Advocating for Human Rights through Storytelling

Sara's interviewing Chechen refugee women in Poland.


The following information and answers were submitted by Sara Cincurova. She is an incoming Central and Eastern European Journalism Program (CEEJ) Fellow. The CEEJ program was postponed and the fellows will be arriving in the U.S. to begin their fellowship in the spring. Until then they will be participating in a webinar series and will be highlighted through a CEEJ blog post series. Q&A Series with CEEJ Fellows Pt 8: Sara Cincurova

What is your topic or content of interest and why?

I am a human rights journalist mostly working for print and online media as a freelancer, although I have also produced three short and medium-length documentary films. I focus mostly on humanitarian issues, migration and women’s stories, and I often investigate human rights violations. I have worked in about fifteen different countries, from France, Spain, Belarus to Venezuela.

What brought you to the area of journalism, what made you want to become a journalist, is there someone that inspired you?

I was deeply moved by Lynsey Addario’s stunning memoir, It’s What I Do: A Photographer’s Life of Love and War, as well as by the work of more experienced fellow reporters who were my mentors when I was first starting off. As a young aspiring reporter, I first witnessed displacement and humanitarian crises in Ukraine, Georgia and across refugee camps in Europe and Africa. I was deeply moved by the stories I’ve heard. I was also inspired by the courage and bravery that I have seen in the field. I’ve worked with fixers and human rights advocates that displayed an incredible amount of resilience, oftentimes in hostile environments – they were ready to face the most terrifying consequences for the sole purpose of defending human rights and establishing the truth. When I reported from Venezuela, I worked with fixers and reporters who were ready to sacrifice their lives to uphold human rights and help me report. They reported the truth at the risk of facing detention and inhumane treatment while revealing the impacts of the humanitarian and social crisis that was unfolding in their county. I wanted to share their commitment and use my voice in the field of journalism and global storytelling. I have seen so much honesty, courage, resilience, survival, humanity, friendship — all of that in hostile zones. It became an inspiration and I wanted to use my own voice to tell those stories.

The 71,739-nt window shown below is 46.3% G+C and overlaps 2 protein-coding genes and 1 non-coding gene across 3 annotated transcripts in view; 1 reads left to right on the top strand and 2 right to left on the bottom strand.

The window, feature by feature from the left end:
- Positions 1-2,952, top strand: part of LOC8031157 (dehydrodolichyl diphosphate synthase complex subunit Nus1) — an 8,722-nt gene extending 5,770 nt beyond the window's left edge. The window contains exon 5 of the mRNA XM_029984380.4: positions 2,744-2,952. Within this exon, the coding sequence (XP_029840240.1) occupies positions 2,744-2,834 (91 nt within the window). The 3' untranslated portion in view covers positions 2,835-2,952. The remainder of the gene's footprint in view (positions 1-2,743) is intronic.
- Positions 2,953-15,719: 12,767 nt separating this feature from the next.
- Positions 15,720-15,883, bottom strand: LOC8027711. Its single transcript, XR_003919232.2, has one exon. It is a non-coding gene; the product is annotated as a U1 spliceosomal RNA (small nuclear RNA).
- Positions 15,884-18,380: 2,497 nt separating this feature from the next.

Why does journalism matter?

Journalism is what matters the most in my life. I believe it can save lives, reveal human rights abuses, free victims, bring perpetrators to justice and lead to positive social change. Journalism can shed light on underreported humanitarian crises and on the countless human stories that deserve to be told. It can help policymakers as well as the general public understand the overlooked aspects of political and social issues. It can document historical events, and hold governments accountable for any misuse of power. It can also give a voice to people who are “voiceless” or left behind. It allows us to document and tell compelling, important and incredible human stories in a historical and political context. I believe that in this respect, journalism is the most beautiful profession in the world—it’s a responsibility, and a calling.

Sara’s interviewing Chechen refugee women and children in Belarus on the train.

What is your primary challenge as a journalist in your country?

Quality reporting is always a big challenge. Fact-checking, bringing reliable information in real-time, showing respect and empathy to your sources at all times, not retraumatizing them, yet being able to ask difficult questions and bring about strong, compelling stories that have the power to influence policies and change things for the better — it is a very challenging but also a very important task for all journalists everywhere in the world.

What is your current understanding of freedom of the press or what does it look like in your country?

I believe it is one of the most essential parts of democracy, needed to uphold human rights.

What is the one thing you are most looking forward to during your program in the US?

I am really looking forward to working with U.S.-based newsrooms and learning new skills.

What are some of the things that have colored your impression of the U.S.?

I love American literature. I can’t wait to explore quality writing and journalism and read more stories and books.

What are you hoping to accomplish with this fellowship?

I am hoping to become a better reporter.